Violence rages in Sri Lanka as the country appears to be back at war
Tue August 15, 2006 12:00 EDT .
MATTHEW ROSENBERG - Associated Press Writer - COLOMBO, Sri Lanka - (AP) Was it a children's home or a rebel base? Perhaps more importantly, is there a difference? Jayawardana's words may seem callous, but the sentiments like his are becoming more the rule than exception on either side of the ethnic divide in Sri Lanka - , where intense fighting in recent weeks looks increasingly like an outright renewal of civil war.
The government and Tigers may both insist they're committed to a 2002 cease-fire, but ``we're essentially back at war,'' said Nalim Fernando of the Asia Foundation.
``This is really what the war looked like,'' Fernando said. ``There really weren't a lot of big set piece battles. It was really the drip-drip of low-intensity conflict.''
Many believed the 2002 truce heralded the beginning of the end of Asia's longest running war, a conflict probably know best for Tigers' use of suicide bombings and child soldiers.
But in the past two years, midnight disappearances have morphed into bombings and shootings that have in turn given way in recent weeks to open conflict along the frontiers separating government and Tiger territory in the country's north and east.
The latest fighting between the government, dominated by Sri Lanka - 's 14 million predominantly Buddhist Sinhalese, and the Tigers, who have fought since 1983 for an independent homeland for the country's 3.2 million largely Hindu Tamils, may have been overshadowed by crises in the Middle East and elsewhere. But it has been among the world's bloodiest.
Nearly every day, one side or the other releases reports of civilians slaughtered in a church or combatants wiped out in the jungles claims that are often as much fact as fiction, and nearly impossible to verify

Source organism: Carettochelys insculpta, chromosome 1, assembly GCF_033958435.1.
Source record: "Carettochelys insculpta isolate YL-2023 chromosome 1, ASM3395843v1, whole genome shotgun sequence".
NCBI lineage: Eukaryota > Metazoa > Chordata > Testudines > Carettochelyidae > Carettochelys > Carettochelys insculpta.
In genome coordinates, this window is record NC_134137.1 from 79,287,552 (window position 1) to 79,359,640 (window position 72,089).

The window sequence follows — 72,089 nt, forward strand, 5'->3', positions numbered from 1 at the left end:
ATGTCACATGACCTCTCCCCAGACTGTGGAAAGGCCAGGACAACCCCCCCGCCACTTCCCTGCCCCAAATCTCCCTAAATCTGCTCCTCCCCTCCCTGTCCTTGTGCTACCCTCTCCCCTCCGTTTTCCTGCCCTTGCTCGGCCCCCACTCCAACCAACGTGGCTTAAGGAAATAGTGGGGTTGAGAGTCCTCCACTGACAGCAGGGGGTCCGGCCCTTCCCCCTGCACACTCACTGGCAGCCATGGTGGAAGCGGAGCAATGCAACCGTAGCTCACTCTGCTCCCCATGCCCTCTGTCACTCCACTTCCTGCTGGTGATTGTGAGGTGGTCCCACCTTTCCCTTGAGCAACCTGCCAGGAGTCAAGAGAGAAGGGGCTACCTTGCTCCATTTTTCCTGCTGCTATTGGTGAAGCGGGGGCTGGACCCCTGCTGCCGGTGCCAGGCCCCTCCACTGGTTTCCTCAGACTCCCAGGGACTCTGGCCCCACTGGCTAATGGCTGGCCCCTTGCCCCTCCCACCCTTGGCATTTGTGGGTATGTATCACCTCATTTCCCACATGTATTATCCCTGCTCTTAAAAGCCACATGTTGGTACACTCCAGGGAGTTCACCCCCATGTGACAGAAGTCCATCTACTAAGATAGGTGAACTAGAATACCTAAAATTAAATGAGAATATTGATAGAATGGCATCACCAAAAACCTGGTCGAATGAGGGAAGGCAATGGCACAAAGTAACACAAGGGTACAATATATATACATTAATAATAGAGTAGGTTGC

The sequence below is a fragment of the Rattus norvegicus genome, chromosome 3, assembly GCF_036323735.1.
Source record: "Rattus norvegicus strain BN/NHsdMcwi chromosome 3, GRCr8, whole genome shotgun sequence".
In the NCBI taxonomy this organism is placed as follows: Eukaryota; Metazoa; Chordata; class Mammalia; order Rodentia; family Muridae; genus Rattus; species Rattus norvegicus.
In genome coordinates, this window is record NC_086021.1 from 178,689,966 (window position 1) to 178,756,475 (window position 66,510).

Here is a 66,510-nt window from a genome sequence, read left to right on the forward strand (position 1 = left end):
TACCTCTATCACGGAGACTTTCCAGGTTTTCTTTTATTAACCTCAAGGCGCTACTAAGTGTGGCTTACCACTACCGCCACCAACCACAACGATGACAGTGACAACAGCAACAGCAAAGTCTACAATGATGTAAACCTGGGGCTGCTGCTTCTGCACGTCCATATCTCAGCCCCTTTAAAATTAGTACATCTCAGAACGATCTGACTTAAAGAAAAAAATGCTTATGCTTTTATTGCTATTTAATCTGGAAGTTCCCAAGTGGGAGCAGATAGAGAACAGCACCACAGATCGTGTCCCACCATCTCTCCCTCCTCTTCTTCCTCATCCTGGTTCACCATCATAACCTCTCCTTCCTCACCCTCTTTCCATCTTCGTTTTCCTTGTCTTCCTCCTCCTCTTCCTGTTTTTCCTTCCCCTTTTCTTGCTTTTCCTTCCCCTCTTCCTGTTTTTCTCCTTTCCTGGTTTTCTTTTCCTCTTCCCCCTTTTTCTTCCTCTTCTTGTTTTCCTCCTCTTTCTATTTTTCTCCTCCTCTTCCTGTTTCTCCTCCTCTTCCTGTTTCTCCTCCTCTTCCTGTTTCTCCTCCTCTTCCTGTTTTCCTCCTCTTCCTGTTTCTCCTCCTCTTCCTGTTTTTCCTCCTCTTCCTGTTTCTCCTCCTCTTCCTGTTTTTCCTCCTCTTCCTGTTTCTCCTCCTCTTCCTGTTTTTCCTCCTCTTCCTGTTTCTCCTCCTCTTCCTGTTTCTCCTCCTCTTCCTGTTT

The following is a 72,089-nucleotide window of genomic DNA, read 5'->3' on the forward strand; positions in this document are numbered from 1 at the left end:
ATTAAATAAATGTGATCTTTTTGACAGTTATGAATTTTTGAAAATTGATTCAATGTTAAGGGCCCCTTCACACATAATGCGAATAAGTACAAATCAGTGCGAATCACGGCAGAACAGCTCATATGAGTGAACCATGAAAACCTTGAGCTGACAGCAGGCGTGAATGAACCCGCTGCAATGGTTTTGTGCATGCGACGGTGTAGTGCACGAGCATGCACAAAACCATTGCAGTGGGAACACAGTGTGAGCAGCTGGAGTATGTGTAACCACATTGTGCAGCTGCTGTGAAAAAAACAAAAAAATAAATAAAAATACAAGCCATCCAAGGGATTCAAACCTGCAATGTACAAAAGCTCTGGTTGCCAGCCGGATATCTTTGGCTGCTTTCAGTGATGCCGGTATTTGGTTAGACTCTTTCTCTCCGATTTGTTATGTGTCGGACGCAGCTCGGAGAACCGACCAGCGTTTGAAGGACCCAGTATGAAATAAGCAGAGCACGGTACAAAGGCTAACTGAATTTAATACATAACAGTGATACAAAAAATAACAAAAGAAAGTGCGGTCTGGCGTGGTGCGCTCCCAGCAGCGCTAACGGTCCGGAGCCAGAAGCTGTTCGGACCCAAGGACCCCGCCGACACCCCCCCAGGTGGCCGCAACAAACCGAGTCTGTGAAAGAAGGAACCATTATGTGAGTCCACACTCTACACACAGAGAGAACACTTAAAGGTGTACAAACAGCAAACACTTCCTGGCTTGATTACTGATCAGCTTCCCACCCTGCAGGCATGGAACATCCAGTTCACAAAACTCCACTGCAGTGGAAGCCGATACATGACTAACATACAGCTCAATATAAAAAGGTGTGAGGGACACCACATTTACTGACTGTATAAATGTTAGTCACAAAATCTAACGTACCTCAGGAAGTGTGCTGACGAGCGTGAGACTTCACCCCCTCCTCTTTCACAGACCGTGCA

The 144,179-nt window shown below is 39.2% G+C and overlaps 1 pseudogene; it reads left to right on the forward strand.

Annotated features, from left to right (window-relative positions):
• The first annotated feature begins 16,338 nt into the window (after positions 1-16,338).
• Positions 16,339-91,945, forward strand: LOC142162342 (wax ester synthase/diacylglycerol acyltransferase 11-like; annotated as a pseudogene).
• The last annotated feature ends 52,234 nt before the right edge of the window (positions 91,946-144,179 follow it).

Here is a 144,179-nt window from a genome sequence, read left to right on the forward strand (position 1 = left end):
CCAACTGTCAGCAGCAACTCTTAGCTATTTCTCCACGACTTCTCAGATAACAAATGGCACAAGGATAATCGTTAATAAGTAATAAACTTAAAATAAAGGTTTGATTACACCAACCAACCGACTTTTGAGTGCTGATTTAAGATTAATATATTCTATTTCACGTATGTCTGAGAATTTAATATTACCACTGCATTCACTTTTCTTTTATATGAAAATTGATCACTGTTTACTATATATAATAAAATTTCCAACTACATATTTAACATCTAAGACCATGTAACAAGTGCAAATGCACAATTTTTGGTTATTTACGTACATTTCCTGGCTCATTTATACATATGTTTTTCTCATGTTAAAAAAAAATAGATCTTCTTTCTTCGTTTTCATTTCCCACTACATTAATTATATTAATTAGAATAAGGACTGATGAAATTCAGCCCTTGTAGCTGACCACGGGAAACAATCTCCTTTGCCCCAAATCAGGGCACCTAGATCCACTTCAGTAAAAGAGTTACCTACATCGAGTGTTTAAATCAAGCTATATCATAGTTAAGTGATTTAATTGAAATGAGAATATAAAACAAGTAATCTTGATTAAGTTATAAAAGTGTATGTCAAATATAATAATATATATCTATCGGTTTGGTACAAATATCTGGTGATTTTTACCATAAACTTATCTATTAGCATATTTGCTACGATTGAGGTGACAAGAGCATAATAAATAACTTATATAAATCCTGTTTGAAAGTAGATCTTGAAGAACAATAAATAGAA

But in one indication of the mounting death toll, the only group that kept a reliable tally a Nordic cease-fire monitoring mission says it has lost count in recent days.
Last week, more than a thousand people were thought to have died since the start of the year, many of them civilians. Now, death tolls are ``pure guesswork,'' said a Western diplomat, who spoke on the condition of anonymity so as not to undermine his relationship with Sri Lankan officials.
In the last few days alone, the government says it lost 90 soldiers in fighting on the northern Jaffna Peninsula and killed some 200 rebels a figure that's likely inflated, but nonetheless indicative of the high costs both sides are enduring.
Monday saw an auto rickshaw packed with explosives blow up in Colombo, the capital, killing seven in an attack blamed on the Tigers.
And then there was the air raid in the northeast that may or may not have hit a children's home. Nordic monitors and aid workers say dozens died, although no one has a precise figure.
Whether it was a school or a rebel base remains an open question. The monitors said those killed were between the ages of 17 and 20 a group that fits the demographic of typical Tiger fighters.
What is clear is that attacks like the rickshaw bombing and air raid stiffen the resolve on both sides.
In the south, where the Sinhalese dominate, analysts say support for the fight is swelling.
``They are using children to kill us, and then they say don't attack the children,'' said M.W. Jayasinghe, a 33-year-old accountant in Colombo. ``What can we do? They are a violent people.''
The rebel-held north has been largely cut off by the fighting, but Tamil civilians interviewed there earlier this summer, as violence mounted, were no less wary of the Sinhalese.
``We don't want to fight, but we have to it is the only we have won any freedom,'' said Markanbu Anandan, a 48-year-old Tamil mason in the Killinochchi, the rebel's de facto capital.
The latest round of fighting began in late July over a rebel-controlled water supply near the eastern port of Trincomalee. It spread over the past week to other parts of the east and the northern Jaffna Peninsula, the Tamils' heartland that remains under government control.
Aid workers estimate that about 100,000 people have been displaced by the fighting, and across the north and east, fighting has cleared the streets of villages and towns.
The south has never seen opening fighting, and streets there remain crowded with people shopping, eating and going about their daily routines.
But nowadays there's an edge to everyday life the government on Tuesday even ordered all schools temporarily closed for fear they could be targeted by the Tigers.
The move was a relief to Saritha Guruge, a 44-year-old mother of two in Colombo.
With schools shut for the rest of the month, ``at least I don't have to worry about my children when they are away from me,'' she said.
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Published: Tue Aug 15 12:25:34 EDT 2006